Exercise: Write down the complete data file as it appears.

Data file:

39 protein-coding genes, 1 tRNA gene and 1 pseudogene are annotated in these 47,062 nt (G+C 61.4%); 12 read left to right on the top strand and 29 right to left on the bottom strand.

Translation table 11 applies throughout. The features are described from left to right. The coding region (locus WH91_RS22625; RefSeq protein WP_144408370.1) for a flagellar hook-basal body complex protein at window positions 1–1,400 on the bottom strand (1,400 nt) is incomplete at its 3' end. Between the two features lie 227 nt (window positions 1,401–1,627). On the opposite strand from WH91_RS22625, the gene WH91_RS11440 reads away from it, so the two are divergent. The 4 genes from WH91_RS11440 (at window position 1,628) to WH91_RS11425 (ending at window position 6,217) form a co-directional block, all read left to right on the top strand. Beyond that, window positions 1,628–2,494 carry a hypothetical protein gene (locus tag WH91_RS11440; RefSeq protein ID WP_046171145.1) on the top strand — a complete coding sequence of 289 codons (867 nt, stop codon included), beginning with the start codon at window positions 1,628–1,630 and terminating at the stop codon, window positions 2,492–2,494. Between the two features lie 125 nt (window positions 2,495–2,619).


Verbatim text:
39 protein-coding genes, 1 tRNA gene and 1 pseudogene are annotated in these 47,062 nt (G+C 61.4%); 12 read left to right on the top strand and 29 right to left on the bottom strand.

Translation table 11 applies throughout. The features are described from left to right. The coding region (locus WH91_RS22625; RefSeq protein WP_144408370.1) for a flagellar hook-basal body complex protein at window positions 1–1,400 on the bottom strand (1,400 nt) is incomplete at its 3' end. Between the two features lie 227 nt (window positions 1,401–1,627). On the opposite strand from WH91_RS22625, the gene WH91_RS11440 reads away from it, so the two are divergent. The 4 genes from WH91_RS11440 (at window position 1,628) to WH91_RS11425 (ending at window position 6,217) form a co-directional block, all read left to right on the top strand. Beyond that, window positions 1,628–2,494 carry a hypothetical protein gene (locus tag WH91_RS11440; RefSeq protein ID WP_046171145.1) on the top strand — a complete coding sequence of 289 codons (867 nt, stop codon included), beginning with the start codon at window positions 1,628–1,630 and terminating at the stop codon, window positions 2,492–2,494. Between the two features lie 125 nt (window positions 2,495–2,619).